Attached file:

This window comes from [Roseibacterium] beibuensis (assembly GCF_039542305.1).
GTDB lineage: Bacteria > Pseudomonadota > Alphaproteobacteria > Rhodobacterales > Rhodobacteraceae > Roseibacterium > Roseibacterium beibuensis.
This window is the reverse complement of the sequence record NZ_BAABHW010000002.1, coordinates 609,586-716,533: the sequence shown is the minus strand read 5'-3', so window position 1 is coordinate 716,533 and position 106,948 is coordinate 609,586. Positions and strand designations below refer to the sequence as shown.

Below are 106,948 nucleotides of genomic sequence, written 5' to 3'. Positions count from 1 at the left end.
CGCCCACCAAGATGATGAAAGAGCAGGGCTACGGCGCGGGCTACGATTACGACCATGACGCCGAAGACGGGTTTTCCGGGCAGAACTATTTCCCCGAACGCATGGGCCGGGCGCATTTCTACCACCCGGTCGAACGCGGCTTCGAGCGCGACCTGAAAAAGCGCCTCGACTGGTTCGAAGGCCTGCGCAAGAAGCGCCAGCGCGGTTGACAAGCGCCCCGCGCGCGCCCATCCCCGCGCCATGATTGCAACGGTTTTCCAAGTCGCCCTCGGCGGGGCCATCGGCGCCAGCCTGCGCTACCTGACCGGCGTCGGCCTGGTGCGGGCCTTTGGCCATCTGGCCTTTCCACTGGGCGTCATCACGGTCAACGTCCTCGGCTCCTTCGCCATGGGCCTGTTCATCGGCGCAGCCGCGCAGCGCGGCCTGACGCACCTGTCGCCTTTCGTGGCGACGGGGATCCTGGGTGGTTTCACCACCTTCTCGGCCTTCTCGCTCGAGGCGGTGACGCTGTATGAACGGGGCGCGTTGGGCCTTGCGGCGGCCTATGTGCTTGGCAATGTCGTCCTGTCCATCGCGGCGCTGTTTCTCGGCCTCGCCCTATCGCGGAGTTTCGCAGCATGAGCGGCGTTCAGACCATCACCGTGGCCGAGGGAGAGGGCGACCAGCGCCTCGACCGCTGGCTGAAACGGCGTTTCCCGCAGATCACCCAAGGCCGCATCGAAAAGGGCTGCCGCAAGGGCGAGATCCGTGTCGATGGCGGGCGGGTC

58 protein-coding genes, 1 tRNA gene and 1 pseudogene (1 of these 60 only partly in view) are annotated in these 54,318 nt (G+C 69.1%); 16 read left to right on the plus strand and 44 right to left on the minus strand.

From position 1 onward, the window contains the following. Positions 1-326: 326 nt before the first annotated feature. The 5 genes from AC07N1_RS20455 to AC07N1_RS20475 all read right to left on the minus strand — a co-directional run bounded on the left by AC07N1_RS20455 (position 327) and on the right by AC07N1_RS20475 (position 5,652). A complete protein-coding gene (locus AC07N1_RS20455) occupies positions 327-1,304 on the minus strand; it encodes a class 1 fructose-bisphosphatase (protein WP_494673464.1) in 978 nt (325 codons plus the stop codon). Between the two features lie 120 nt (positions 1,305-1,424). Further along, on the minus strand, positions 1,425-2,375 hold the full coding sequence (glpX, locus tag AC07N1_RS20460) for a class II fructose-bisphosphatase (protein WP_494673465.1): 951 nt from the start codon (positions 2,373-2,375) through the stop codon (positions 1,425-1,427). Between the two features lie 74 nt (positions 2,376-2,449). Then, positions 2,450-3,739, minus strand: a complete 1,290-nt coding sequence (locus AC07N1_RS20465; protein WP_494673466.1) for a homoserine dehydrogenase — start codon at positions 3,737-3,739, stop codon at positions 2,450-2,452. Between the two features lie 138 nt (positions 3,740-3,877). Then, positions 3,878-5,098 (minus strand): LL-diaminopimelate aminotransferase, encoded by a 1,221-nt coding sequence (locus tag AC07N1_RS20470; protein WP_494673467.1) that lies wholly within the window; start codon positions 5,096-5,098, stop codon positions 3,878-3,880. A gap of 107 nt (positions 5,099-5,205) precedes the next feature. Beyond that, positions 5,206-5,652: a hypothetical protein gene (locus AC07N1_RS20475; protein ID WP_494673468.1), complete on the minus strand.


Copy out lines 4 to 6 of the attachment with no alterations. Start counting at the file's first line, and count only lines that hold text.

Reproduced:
Below are 106,948 nucleotides of genomic sequence, written 5' to 3'. Positions count from 1 at the left end.
CGCCCACCAAGATGATGAAAGAGCAGGGCTACGGCGCGGGCTACGATTACGACCATGACGCCGAAGACGGGTTTTCCGGGCAGAACTATTTCCCCGAACGCATGGGCCGGGCGCATTTCTACCACCCGGTCGAACGCGGCTTCGAGCGCGACCTGAAAAAGCGCCTCGACTGGTTCGAAGGCCTGCGCAAGAAGCGCCAGCGCGGTTGACAAGCGCCCCGCGCGCGCCCATCCCCGCGCCATGATTGCAACGGTTTTCCAAGTCGCCCTCGGCGGGGCCATCGGCGCCAGCCTGCGCTACCTGACCGGCGTCGGCCTGGTGCGGGCCTTTGGCCATCTGGCCTTTCCACTGGGCGTCATCACGGTCAACGTCCTCGGCTCCTTCGCCATGGGCCTGTTCATCGGCGCAGCCGCGCAGCGCGGCCTGACGCACCTGTCGCCTTTCGTGGCGACGGGGATCCTGGGTGGTTTCACCACCTTCTCGGCCTTCTCGCTCGAGGCGGTGACGCTGTATGAACGGGGCGCGTTGGGCCTTGCGGCGGCCTATGTGCTTGGCAATGTCGTCCTGTCCATCGCGGCGCTGTTTCTCGGCCTCGCCCTATCGCGGAGTTTCGCAGCATGAGCGGCGTTCAGACCATCACCGTGGCCGAGGGAGAGGGCGACCAGCGCCTCGACCGCTGGCTGAAACGGCGTTTCCCGCAGATCACCCAAGGCCGCATCGAAAAGGGCTGCCGCAAGGGCGAGATCCGTGTCGATGGCGGGCGGGTC

58 protein-coding genes, 1 tRNA gene and 1 pseudogene (1 of these 60 only partly in view) are annotated in these 54,318 nt (G+C 69.1%); 16 read left to right on the plus strand and 44 right to left on the minus strand.